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Ode to Joy
Saturday, May 5 to Saturday, June 16, 2018

Joy, beautiful spark of the gods,
Daughter of Elysium
We enter, drunk with fire,
Heavenly One, thy sanctuary!
Your magic binds again
What convention strictly divides;
All people become brothers,
Where your gentle wing abides.

These lines are the first stanza of an ode written in Leipzig in the summer of 1785 by Friedrich Schiller. The lines are probably better known to all of us today in their original German, because the "Ode to Joy" was adapted by Beethoven nearly forty years later as the final, "choral" movement of his ninth and last symphony. And we all know the story how, when the symphony premiered in Vienna in 1824, the aging composer pretended to conduct music he could no longer hear.

In the nearly two centuries which have elapsed since this premier, the "Choral Symphony," with its concluding "Ode to Joy," has become an icon of western culture. It signifies, for many, the advent of modern symphonic music or the hallmark of the Romantic era. It is the Anthem of the European Union today, and its melody has been used in other classical compositions, in popular movie themes, in popular songs and, yes, even in adaptations by Elvis and the Beatles. It is so pervasive in our culture that we must feel a certain embarrassment in even citing it. Yet, who can avoid feeling shivers down their spine when, after the dark and brooding preceding movements, the little melody begins to emerge or the baritone voice breaks forth with...

Oh friends, not these tones!
Let us raise our voices in more
Pleasing and more joyful sounds.

Although it is nearly 200 years old, the Ninth Symphony still has much to say to us today. We live in a time of deep political and social divisions, when acts of "ethnic cleansing," global terrorism, global climate change, and the threat of nuclear conflict confront us daily. In such a time, it is easy to feel anger, desperation, and isolation. Beethoven's Ninth counsels us to simply lay by our darker mood and to seek cheer in art, in beauty, and in a common humanity. It is for this reason that Oxford Gallery has chosen "Ode to Joy" as the theme for its annual invitational exhibit.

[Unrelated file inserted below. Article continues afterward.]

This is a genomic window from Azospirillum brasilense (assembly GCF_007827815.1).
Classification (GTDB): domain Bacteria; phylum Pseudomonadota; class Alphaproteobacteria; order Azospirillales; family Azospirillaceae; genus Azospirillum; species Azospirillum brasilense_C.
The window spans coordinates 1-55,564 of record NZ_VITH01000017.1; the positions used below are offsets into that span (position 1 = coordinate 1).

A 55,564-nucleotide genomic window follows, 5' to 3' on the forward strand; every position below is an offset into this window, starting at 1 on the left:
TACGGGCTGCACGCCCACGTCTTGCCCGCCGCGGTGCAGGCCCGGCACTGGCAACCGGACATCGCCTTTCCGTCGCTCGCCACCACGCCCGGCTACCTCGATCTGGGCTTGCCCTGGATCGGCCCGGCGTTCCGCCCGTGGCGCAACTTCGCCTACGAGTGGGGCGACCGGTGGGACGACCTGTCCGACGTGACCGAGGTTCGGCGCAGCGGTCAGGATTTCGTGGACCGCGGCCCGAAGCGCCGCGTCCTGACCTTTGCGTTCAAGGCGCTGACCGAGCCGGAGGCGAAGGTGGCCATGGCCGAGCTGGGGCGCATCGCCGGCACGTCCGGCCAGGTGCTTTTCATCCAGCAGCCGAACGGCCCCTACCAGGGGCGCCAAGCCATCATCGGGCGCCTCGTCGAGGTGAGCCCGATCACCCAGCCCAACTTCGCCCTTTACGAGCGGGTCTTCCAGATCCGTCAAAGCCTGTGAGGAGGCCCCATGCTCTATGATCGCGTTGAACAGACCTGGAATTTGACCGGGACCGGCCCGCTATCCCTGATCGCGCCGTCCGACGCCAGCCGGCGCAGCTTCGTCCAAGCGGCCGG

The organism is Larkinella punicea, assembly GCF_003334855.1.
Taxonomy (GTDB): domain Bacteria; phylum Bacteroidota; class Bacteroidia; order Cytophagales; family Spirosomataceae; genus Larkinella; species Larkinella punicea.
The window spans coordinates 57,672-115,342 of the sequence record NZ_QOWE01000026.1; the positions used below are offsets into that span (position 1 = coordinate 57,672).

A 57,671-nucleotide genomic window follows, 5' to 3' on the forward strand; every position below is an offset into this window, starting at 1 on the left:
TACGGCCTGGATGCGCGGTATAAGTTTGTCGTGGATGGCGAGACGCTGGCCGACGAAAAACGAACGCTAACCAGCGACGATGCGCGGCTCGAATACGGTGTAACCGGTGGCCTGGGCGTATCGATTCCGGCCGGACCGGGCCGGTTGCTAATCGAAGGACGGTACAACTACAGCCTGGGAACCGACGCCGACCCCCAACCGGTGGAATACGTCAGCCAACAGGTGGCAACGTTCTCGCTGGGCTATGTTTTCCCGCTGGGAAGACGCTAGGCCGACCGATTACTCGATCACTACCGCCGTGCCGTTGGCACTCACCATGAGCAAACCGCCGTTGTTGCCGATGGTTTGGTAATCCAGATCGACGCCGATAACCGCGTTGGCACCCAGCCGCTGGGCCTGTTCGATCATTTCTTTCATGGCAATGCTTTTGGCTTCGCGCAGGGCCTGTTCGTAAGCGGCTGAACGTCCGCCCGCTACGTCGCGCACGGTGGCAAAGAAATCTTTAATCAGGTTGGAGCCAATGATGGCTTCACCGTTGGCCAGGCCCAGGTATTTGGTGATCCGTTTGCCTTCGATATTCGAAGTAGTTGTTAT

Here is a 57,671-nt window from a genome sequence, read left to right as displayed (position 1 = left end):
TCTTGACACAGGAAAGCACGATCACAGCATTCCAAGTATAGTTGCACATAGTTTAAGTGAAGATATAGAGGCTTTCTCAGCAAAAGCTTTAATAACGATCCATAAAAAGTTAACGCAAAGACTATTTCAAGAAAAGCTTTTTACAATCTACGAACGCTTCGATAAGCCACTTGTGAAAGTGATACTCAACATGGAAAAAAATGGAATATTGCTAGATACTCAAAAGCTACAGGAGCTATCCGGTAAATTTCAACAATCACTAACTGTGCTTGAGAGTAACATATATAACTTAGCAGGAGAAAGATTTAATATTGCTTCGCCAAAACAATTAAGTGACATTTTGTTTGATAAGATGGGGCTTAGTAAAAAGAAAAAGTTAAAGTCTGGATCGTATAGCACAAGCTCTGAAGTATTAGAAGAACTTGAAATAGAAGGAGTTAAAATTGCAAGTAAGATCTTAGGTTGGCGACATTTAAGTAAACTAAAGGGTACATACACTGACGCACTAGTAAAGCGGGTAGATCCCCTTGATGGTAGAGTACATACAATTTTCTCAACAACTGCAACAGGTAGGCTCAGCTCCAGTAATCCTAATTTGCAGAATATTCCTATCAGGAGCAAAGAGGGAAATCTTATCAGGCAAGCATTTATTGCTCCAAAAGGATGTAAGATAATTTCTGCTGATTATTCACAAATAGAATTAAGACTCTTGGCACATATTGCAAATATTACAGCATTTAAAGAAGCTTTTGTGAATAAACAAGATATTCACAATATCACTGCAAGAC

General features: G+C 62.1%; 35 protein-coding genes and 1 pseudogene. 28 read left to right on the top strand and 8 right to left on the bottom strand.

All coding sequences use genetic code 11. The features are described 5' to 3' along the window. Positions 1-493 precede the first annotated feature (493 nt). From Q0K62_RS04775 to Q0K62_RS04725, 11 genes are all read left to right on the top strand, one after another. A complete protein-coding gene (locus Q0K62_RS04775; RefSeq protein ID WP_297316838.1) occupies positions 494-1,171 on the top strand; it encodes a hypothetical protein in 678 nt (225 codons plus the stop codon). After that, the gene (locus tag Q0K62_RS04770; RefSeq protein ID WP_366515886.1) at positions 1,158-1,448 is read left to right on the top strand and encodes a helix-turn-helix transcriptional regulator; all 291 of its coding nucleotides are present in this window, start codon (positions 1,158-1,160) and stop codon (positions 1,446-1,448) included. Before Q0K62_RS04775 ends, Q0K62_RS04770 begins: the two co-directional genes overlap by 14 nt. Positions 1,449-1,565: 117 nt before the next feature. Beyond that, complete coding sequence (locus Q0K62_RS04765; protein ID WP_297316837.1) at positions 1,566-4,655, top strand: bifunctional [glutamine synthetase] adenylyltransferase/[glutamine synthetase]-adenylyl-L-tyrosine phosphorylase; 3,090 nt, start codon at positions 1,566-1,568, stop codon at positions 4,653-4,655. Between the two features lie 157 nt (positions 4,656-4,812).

An Artists' Reception is planned for Saturday, May 19 from 5:30 to 8:00 PM. The exhibit will feature interpretations of the "Ode to Joy" theme by over 50 artists.

Darryl Abraham Deborah Hall Helen Santelli
Chris Baker Karl Heerdt Bill Santelli
Phil Bornarth Denise Heischman g. a. Sheller
Jappie King Black Robert Heischman Alan Singer
Kristine Bouyoucos Charles Houseman Helen Smagorinsky
Todd Chalk Thomas Insalaco Jean K. Stephens
Alice Chen Richard Jenks Bill Stephens
Paula Crawford Thomas Kegler Roland Stevens
David Dorsey William Keyser Debra Stewart
Anthony Dungan Rosemary Lyons Kate Timm
Elizabeth Durand Kristin Malone Kenneth Townsend
Ray Easton Amy McLaren Jan Hewitt Towsley
Carolyn Edlund Susan Miller Patricia Tribastone
Phyllis Bryce Ely Sarah Morgan Bridget van Otterloo
Barbara Fox Daniel Mosner Doug Whitfield
Sari Gaby Leonard Muscarella Sean Witucki
Jacquie Germanow Fran Noonan Wayne Williams
Margery Pearl Gurnett Barbara Page  


Kristine Bouyoucos
Kristine Bouyoucos, Ode to Joy

g. a. Sheller
g. a. Sheller,, The First Veil of Spring

Doug Whitfield
Doug Whitfield, Joy

William Keyser
William Keyser, Elysium's Daughter

Darryl Abraham
Darryl Abraham, Circus

Barbara Fox
Barbara Fox, Fruits of Life and Beauty

Bridget van Otterloo
Bridget van Otterloo, May Day Lilacs
 

Location
The Oxford Gallery is located in the Roosevelt Apartment Building at the corner of Oxford Street and Park Avenue in Rochester.

Gallery Hours
Tuesday through Saturday, 12:00 Noon to 5:00 PM and by appointment. Admission to all events at the Oxford Gallery is free. For information, please call 585-271-5885.

SOURCING - APPRAISING - CONSULTING
The Oxford Gallery offers a full range of services to the discriminating art collector. Oxford's directors will personally help businesses select art which makes a unique and dramatic statement about their corporate values.


We are also interested in purchasing fine works.

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